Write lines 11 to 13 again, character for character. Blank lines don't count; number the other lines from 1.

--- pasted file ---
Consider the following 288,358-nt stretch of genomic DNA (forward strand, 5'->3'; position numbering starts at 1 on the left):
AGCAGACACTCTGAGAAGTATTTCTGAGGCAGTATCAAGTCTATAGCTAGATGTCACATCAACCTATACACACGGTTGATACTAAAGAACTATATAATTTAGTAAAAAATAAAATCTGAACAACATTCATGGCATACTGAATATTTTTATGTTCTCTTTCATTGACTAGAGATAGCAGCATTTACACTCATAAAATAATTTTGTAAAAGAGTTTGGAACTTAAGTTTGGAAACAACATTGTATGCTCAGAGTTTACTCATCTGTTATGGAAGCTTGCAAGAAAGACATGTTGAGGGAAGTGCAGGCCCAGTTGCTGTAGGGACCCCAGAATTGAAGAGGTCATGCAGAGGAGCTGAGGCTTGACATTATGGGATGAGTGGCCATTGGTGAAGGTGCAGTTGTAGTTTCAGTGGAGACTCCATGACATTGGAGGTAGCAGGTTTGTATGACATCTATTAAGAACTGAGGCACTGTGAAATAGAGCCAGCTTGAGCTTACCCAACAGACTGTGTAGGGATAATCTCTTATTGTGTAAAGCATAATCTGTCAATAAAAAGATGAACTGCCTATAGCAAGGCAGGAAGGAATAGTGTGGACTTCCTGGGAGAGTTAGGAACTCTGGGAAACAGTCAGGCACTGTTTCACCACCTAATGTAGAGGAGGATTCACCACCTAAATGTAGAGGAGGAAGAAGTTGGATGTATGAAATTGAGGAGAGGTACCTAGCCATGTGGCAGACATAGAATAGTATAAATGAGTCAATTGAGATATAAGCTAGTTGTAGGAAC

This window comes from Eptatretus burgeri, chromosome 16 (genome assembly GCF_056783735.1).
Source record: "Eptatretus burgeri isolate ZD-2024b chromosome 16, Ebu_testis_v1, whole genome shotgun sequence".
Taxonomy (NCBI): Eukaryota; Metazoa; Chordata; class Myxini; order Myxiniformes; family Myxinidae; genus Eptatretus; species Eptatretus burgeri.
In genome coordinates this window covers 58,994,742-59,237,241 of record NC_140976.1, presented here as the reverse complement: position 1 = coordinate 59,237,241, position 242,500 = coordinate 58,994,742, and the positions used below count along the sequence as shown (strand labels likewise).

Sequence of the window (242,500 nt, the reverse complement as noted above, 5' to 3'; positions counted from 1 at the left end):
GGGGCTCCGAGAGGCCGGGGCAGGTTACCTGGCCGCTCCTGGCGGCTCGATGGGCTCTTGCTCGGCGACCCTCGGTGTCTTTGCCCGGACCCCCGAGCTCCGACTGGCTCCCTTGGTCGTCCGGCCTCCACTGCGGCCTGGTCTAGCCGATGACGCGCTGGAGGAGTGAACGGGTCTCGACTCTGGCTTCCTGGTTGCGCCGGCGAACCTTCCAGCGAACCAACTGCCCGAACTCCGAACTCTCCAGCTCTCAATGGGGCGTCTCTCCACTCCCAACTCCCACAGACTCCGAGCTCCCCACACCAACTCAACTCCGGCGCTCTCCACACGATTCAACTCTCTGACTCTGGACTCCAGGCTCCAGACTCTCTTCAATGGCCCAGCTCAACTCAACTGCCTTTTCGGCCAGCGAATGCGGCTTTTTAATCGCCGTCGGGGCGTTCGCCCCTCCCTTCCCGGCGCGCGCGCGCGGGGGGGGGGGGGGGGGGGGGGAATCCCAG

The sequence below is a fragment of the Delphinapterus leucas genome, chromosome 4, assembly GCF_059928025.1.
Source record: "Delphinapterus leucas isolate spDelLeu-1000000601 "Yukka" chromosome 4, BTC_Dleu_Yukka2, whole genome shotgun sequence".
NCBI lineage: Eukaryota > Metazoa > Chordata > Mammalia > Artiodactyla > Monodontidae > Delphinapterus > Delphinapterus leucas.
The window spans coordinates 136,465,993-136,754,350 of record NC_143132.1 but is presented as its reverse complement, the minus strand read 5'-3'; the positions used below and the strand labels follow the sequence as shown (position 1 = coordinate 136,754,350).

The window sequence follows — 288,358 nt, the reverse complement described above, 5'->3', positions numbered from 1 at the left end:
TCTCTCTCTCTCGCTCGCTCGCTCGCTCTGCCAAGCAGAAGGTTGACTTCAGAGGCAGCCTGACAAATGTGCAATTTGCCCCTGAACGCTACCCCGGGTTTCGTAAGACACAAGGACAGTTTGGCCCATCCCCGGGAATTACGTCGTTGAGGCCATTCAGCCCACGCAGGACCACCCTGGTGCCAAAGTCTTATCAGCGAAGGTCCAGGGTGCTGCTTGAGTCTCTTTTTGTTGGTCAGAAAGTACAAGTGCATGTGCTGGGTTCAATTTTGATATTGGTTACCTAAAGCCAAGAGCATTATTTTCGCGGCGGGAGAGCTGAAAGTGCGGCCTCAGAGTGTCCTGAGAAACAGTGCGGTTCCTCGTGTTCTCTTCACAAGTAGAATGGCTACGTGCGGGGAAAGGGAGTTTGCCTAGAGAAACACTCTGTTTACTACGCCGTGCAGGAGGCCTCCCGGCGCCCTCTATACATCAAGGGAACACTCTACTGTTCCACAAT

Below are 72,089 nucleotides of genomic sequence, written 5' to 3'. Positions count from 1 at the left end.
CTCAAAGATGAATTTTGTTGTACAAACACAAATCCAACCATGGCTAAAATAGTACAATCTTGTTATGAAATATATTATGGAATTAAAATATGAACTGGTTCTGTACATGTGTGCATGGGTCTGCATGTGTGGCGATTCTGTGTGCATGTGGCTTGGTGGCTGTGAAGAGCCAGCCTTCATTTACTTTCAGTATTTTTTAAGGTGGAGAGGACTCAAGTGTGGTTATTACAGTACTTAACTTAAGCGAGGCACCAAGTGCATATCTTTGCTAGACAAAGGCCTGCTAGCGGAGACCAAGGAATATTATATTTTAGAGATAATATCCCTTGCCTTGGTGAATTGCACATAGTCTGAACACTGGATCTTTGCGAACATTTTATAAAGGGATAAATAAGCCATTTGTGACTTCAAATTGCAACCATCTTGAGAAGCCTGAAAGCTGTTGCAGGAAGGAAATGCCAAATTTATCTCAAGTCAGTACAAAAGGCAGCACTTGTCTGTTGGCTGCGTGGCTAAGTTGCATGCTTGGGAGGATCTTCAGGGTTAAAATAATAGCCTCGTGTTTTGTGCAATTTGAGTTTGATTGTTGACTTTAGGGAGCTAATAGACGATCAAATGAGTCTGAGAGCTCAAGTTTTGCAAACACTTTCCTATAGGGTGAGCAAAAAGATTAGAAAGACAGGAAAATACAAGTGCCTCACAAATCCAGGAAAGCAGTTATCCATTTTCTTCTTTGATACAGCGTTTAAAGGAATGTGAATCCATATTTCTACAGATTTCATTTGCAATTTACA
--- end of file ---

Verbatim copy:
NCBI lineage: Eukaryota > Metazoa > Chordata > Mammalia > Artiodactyla > Monodontidae > Delphinapterus > Delphinapterus leucas.
The window spans coordinates 136,465,993-136,754,350 of record NC_143132.1 but is presented as its reverse complement, the minus strand read 5'-3'; the positions used below and the strand labels follow the sequence as shown (position 1 = coordinate 136,754,350).

The window sequence follows — 288,358 nt, the reverse complement described above, 5'->3', positions numbered from 1 at the left end: